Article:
Friday, June 3, 2011

Irish soda bread


Many people that I talk to claim that they don't like Irish soda bread.  I'm supposing that's because they haven't tried mine yet ;-) 

OK, seriously, one of the biggest mistakes that I think many American bakers make with soda bread is adding an egg to the mix.  99% of the Irish recipes I've seen don't use any eggs.  So why do we add them?  Because we think that an egg will make the bread moister and keep it from being crumbly. 

Uh, news flash...Irish soda bread is supposed to be crumbly, but it's not supposed to be dry.  By adding an egg, you now have to bake it longer, so you've got more of a chance that it's going to end up dry anyway.  Just bake it until it's done but not overdone and you'll like it just fine.  Also, don't use bread flour...it forms more gluten, and you actually don't want this bread to do that.  It's supposed to be crumbly, remember?  :-) 

The options that I listed below are all variations that I've tried: the amount of sugar you use is up to your personal taste.  Take a little taste of the batter...it won't hurt you because there are no raw eggs in there!  As for baking powder plus milk vs baking soda plus buttermilk, the buttermilk will give you a slightly (but only very slightly) tangier bread.

Irish Soda Bread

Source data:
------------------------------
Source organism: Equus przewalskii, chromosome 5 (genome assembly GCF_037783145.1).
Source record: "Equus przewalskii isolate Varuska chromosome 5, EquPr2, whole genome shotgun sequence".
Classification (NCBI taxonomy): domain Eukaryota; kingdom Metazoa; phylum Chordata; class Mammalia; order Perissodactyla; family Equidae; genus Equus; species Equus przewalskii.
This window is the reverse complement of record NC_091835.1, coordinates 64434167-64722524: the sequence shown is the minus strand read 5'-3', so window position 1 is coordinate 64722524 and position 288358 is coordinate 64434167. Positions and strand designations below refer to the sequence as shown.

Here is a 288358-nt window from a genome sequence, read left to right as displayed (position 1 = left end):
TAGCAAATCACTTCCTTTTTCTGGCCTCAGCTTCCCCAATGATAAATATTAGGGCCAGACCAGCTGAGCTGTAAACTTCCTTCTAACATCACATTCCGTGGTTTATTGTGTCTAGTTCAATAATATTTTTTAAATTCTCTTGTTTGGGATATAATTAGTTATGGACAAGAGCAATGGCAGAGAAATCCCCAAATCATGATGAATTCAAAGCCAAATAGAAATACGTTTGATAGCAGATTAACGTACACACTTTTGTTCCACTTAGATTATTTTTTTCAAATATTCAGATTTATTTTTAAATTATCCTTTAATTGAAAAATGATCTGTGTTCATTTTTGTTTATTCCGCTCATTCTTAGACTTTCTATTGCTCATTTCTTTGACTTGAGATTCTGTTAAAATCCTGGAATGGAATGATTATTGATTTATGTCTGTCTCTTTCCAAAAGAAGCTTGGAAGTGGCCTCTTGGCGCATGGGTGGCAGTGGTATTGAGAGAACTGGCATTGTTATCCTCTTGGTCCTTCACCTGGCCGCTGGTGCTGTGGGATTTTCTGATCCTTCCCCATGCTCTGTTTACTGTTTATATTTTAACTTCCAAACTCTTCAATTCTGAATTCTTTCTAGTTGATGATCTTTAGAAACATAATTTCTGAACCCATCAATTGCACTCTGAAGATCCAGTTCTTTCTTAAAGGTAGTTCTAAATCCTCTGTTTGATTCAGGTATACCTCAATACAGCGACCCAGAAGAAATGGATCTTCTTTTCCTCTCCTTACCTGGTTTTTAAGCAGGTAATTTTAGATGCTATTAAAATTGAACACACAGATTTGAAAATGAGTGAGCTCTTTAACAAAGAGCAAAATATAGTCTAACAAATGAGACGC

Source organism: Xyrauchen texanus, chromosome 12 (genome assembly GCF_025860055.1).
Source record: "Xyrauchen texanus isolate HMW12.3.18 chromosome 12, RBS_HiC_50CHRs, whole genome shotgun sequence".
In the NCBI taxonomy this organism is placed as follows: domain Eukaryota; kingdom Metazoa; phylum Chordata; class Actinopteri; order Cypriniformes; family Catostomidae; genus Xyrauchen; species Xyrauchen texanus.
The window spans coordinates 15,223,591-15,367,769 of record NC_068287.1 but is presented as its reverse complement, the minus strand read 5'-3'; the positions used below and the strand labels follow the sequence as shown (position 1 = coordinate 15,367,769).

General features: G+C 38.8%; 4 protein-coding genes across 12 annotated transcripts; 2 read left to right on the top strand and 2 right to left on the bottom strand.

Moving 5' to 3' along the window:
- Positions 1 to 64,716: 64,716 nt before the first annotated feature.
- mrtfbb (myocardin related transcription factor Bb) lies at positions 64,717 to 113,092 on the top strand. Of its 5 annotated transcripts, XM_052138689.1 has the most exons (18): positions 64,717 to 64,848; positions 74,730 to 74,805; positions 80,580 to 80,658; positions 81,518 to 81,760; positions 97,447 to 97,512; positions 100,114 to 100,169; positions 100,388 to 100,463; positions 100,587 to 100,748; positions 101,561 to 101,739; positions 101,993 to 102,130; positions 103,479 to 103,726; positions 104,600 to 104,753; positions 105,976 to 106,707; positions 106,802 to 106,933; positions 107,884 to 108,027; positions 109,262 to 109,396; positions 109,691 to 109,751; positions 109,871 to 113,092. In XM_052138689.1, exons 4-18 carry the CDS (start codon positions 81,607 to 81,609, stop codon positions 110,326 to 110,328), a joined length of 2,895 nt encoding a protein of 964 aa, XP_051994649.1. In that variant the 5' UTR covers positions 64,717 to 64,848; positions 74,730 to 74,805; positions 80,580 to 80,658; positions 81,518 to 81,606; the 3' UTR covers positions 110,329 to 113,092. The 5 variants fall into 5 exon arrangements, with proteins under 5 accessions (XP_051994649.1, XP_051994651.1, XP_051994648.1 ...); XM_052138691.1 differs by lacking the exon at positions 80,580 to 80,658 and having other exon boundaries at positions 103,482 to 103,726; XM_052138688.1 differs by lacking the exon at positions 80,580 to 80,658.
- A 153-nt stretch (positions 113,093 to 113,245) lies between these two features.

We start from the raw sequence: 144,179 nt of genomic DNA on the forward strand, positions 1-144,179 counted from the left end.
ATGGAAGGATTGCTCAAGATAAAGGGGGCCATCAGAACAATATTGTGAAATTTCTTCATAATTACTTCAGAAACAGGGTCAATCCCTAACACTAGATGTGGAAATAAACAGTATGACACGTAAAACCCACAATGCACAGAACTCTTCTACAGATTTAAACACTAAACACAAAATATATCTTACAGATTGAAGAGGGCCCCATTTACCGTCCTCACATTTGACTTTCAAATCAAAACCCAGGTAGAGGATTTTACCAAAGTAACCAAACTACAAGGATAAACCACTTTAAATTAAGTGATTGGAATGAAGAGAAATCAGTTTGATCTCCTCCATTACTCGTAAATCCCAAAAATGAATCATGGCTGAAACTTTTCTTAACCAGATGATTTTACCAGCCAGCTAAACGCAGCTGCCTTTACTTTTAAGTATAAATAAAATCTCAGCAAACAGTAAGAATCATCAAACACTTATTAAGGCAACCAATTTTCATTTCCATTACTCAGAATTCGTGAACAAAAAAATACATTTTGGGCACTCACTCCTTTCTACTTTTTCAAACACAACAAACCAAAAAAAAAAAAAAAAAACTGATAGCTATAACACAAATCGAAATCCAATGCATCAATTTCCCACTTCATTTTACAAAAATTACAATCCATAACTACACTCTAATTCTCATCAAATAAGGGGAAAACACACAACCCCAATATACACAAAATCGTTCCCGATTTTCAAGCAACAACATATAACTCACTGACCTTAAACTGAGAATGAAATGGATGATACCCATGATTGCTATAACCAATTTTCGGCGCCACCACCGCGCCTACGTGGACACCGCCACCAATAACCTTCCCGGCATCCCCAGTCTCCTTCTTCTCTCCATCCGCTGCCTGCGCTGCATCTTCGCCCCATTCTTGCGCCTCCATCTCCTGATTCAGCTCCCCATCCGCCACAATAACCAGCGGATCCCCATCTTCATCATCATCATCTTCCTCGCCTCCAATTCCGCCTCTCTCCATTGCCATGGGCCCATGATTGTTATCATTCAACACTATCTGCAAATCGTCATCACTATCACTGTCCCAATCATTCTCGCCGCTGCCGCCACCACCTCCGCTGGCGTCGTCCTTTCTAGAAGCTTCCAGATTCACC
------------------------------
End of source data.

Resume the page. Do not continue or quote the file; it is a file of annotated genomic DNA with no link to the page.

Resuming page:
3 c flour (1 c cake flour plus 2 c AP flour preferred)
1 T baking powder (or 1 1/2 t baking soda and 1 1/2 t cream of tartar, plus buttermilk instead of milk)
1/4 t salt
1/2 to 1 c sugar
2 T softened butter
1 c raisins or currants
1 T caraway seeds
1 c milk (or buttermilk if using baking soda)

Whisk the flour, leavening, salt and sugar together.  Work the butter in with your fingers until it's evenly distributed.  Stir in the raisins and caraway seeds, and add enough milk to make a thick dough.  Mix only enough to moisten all the flour.  Form into a big biscuit or into several smaller rounds and place on parchment paper on a baking sheet.  Bake at 375, turning the pan partway through.  It takes approximately 35 minutes for 3 small rounds, approximately 45 to 50 minutes for one large round.  Test with a wooden skewer.   

3 comments:

ARLENE said...

I've been using the same recipe for Irish soda bread for years, my former secretary's. I have to go check if it uses an egg. It's cake-like and crumbly, so I suspect it doesn't. Thanks for that information.

Shirley said...

Ok, I'm marking this one. I'm going to try it with Spelt, which has a lovely flavor all on it's own.

Baby Sumo said...

Thanks for sharing this recipe, will give it a go when I have some time! :)
-Yen, http://goodyfoodies.blogspot.com